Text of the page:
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Eric Adams Wearing Aviators in Colombia Somehow Did Not Deter Migrants

And more news for your Tuesday.

Eric Adams in aviator sunglasses and business attire walks with his hands behind his back with a group of people

(@nycmayor Twitter account)

Mayor Eric Adams concluded his four-day trip through Latin America this weekend with a stop in the dangerous Darién Gap and the Colombian port town of Necoclí. While he had used the first couple days of his trip to plead with people not to come to NYC because the city is apparently a shithole where they will be treated badly and be housed in atrocious conditions, by the time he arrived in Colombia, dressed in aviator sunglasses and an olive green button-down like the second-in-command of a 1970s petty dictator, he had somewhat changed his tune. 

Via the AP

Speaking from a dock where migrants take boats toward the jungle, Adams said countries in the region need to "come together" to find solutions to the immigration crisis being felt across the Americas as well as in cities in the United States, including New York.

He called on the U.S. government to find pathways for migrants and asylum seekers to work legally in the United States.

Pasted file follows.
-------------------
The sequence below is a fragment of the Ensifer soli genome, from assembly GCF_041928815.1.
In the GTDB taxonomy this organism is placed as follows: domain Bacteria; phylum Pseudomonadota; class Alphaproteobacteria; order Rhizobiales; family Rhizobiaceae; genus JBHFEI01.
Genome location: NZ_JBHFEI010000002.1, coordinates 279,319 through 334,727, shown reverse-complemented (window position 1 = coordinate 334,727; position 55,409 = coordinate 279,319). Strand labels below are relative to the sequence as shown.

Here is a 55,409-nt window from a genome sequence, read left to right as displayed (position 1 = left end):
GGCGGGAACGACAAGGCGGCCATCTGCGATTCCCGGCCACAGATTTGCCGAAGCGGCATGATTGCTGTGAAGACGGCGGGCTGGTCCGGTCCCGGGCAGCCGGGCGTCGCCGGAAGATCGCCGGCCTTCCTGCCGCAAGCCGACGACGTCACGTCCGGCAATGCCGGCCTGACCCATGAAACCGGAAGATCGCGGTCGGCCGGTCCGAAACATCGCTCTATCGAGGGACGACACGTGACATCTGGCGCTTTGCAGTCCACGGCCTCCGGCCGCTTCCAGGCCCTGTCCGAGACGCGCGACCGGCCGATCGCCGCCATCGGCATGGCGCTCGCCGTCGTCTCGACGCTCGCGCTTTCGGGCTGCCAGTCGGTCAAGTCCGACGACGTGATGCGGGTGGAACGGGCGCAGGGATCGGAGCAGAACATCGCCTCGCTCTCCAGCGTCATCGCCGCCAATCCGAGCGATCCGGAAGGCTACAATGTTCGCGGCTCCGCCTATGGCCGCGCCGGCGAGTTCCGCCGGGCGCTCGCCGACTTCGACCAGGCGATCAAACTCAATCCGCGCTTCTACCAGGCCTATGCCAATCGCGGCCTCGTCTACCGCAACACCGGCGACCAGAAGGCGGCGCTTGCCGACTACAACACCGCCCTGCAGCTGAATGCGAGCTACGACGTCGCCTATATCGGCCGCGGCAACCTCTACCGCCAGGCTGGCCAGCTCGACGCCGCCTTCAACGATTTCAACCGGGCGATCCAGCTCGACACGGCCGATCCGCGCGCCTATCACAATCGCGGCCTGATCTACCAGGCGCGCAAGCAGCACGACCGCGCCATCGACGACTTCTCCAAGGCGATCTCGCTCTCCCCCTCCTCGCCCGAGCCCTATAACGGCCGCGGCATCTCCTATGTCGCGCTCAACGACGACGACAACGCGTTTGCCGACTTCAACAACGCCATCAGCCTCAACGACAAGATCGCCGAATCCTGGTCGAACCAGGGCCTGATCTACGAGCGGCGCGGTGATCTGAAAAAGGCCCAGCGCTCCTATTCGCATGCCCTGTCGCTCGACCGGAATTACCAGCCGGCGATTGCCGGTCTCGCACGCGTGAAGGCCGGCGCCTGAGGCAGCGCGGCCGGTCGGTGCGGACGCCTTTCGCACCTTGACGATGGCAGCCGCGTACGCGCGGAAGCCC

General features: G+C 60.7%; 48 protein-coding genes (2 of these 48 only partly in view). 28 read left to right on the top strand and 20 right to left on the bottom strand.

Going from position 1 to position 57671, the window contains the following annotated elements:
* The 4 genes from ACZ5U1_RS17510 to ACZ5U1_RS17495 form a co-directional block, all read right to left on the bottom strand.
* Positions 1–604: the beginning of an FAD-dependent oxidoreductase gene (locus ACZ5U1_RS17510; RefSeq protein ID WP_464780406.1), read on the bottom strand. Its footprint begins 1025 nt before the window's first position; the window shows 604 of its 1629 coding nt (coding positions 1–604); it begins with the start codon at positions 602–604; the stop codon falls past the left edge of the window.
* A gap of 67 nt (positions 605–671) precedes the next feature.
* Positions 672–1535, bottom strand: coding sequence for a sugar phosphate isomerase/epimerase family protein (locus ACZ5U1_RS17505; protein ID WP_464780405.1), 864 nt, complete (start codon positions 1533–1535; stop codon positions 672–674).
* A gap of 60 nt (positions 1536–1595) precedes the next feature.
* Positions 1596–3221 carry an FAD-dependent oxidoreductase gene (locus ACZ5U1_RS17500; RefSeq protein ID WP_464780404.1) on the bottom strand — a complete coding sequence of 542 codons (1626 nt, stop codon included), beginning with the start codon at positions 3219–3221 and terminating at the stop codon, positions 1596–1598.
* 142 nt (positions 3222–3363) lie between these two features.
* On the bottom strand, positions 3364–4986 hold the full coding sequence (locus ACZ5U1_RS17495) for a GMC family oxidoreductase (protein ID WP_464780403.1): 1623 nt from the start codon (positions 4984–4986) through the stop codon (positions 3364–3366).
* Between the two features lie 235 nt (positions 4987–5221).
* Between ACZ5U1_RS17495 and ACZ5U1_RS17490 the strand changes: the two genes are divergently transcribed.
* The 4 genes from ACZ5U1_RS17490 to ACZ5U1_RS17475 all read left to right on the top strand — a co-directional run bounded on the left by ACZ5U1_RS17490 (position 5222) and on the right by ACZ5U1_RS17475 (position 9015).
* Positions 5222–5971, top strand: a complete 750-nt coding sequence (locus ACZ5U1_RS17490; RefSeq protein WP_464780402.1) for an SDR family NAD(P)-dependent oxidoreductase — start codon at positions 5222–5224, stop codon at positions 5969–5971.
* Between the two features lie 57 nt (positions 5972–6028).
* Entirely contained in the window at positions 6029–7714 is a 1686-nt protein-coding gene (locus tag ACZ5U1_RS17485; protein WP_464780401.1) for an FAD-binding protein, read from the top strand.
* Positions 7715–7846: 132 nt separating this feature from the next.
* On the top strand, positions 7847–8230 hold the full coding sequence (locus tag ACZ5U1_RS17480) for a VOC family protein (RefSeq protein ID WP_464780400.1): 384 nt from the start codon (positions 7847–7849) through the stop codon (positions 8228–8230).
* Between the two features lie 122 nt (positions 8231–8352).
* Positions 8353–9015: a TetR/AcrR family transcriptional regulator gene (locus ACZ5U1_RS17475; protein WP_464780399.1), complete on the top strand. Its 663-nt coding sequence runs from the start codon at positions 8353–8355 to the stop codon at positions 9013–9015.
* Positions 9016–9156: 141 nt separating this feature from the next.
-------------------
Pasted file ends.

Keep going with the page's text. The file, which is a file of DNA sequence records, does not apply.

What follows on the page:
He was joined by a heckler who shouted "Shame on you, Mayor Adams," part of a protest that the New York Times noted was "hastily organized by an activist from New York." The New York Post reported that "a number of others gathered to protest the Big Apple mayor at the port town with another man holding a sign that read "Go back to New Jersey you migrant hating creep."

As for his stop in the Darién Gap, he apparently visited the dangerous jungle region despite pleas from the Colombian authorities that he not go, due to security concerns.  

"We had to convince the National Police to allow us to go in," Adams said. "They were clear that we should not go inside." Adams shared that "because he decided to visit the gap anyway, Colombia's National Police had to deploy dozens of officers to join him for protection." "They would not allow me to go outside their protection. They had 50 National Police that were there, they wanted to do 100, because that area is an extremely dangerous area," Adams said. 

Will Adams's pleas for people to not come to New York, which seemed to be the main point of his trip, be effective? Reporters for the New York Times traveled along with the mayor, and spoke with would-be migrants to the U.S.—and as the Times wrote, "most U.S.-bound migrants said that they would not be dissuaded by Mr. Adams's statements."

More, via the Times:

Jhonatan Antony Velásquez Diaz, 33, sat against the glass of an altar to the Virgin Mary. Beside him, his wife nursed their 6-month-old daughter. They trekked for 22 days from Venezuela and were robbed at gunpoint. Mr. Velásquez said that friends who had made it to New York "tell me to come, that a lot of them have jobs."

"That lifts me up and helps me to keep going," he said.